There is no question that we need a work-life balance. The question is, can you succeed in science by working “only” 40-45 hours a week? Where I work, most people go home by 6pm and do not lament or brag about working at weekends. I occasionally receive work emails that have been sent on weekends or late in the evening, suggesting that at least some of my colleagues work from home outside of core office hours. I certainly check and reply to emails/do other work from home on occasion too. However, I strongly doubt that anyone in my research group regularly works more than 50 hours/week. And yet, as a group we seem to be reasonably scientifically productive, healthy and happy.

Just to clarify, I completely understand the occasional need to work longer hours in order to get something important done or to meet a deadline. Friends approaching their PhD thesis submission deadlines definitely put in more hours of work a week than average. Similarly, professors writing grants clearly also work longer hours in the weeks before submission. These are understandable exceptions though and they happen for a finite time period.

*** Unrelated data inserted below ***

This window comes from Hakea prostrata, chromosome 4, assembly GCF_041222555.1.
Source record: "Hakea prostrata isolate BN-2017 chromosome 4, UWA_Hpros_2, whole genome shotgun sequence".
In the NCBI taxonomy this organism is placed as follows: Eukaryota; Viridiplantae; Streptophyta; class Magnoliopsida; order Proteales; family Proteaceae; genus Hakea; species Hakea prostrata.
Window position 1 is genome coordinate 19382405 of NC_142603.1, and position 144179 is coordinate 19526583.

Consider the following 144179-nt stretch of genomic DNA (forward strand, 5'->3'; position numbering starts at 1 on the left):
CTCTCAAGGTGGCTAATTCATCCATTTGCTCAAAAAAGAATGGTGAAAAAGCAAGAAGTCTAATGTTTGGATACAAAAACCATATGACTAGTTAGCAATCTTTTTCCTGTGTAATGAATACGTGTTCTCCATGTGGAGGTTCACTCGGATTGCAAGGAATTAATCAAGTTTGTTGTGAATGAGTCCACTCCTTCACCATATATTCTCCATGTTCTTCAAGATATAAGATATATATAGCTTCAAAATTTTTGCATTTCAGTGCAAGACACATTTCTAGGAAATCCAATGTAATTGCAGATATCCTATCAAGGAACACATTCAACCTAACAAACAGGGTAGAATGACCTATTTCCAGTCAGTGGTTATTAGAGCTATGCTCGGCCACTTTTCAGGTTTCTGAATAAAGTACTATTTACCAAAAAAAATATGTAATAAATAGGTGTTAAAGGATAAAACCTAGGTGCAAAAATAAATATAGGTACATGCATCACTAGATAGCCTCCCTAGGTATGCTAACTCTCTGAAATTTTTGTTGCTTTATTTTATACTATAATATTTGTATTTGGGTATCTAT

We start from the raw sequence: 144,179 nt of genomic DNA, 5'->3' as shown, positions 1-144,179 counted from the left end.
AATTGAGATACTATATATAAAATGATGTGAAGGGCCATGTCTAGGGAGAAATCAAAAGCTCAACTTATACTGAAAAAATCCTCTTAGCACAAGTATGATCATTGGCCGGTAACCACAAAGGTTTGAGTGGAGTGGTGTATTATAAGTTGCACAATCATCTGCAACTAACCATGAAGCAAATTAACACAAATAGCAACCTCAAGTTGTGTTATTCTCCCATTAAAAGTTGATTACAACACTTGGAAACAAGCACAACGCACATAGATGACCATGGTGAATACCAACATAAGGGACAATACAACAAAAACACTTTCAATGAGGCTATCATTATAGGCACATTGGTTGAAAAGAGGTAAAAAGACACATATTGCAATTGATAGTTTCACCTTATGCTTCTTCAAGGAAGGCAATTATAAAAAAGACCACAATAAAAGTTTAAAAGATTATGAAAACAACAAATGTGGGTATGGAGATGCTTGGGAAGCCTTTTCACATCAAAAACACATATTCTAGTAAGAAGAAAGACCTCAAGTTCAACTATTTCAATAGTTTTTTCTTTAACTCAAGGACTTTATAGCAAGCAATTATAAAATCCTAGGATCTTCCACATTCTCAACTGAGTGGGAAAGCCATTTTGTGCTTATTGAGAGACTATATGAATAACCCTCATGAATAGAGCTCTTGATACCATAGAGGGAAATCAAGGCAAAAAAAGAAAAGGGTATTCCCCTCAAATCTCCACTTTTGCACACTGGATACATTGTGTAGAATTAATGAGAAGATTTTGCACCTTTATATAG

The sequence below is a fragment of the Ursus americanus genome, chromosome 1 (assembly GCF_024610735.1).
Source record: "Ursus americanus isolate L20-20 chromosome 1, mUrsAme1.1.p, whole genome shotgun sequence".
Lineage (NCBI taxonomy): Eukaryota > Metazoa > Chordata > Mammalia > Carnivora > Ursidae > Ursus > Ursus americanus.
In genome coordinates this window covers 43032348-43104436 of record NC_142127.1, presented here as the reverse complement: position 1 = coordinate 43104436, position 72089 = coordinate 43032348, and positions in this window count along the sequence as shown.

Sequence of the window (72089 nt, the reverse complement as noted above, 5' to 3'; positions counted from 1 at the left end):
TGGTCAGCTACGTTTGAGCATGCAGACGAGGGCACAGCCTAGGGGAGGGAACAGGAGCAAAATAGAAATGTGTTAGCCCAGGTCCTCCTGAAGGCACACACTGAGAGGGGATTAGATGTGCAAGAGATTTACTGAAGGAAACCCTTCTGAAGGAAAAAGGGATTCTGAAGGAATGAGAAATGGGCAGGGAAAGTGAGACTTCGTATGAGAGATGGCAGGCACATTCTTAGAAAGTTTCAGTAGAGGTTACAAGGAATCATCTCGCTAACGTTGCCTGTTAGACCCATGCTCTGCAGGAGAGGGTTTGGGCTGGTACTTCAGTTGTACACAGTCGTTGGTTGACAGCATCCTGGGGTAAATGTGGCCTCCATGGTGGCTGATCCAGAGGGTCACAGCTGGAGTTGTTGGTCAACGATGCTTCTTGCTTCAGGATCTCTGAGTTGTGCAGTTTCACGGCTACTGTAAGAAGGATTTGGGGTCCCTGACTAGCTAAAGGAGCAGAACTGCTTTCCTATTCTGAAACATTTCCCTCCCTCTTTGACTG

Perhaps I am really lucky to have found myself in such a healthy work environment or maybe I am incredibly naïve and underestimate how long my colleagues work. Either way, I would much rather work efficiently for 40 hours a week and take the time to recharge my batteries. There are plenty of technological tricks that can increase productivity and cut the length of time tasks take. For example, most statistical packages (Stata, R, SPSS etc.) allow one to use do-files/scripts/syntax to easily run, annotate and repeat analyses. Referencing programs (Endnote, Papers for Windows, Zotero or Mendeley) can cut out days of work, particularly when you need to re-do references after having an article rejected and preparing it to re-submit somewhere else. Microsoft Word has many built-in options that make working with long word documents a breeze (e.g. formatting styles, automatic table of contents). Learning how to use software fully and efficiently (i.e. understanding all the quirks and options) is an investment of time that will pay out exponentially.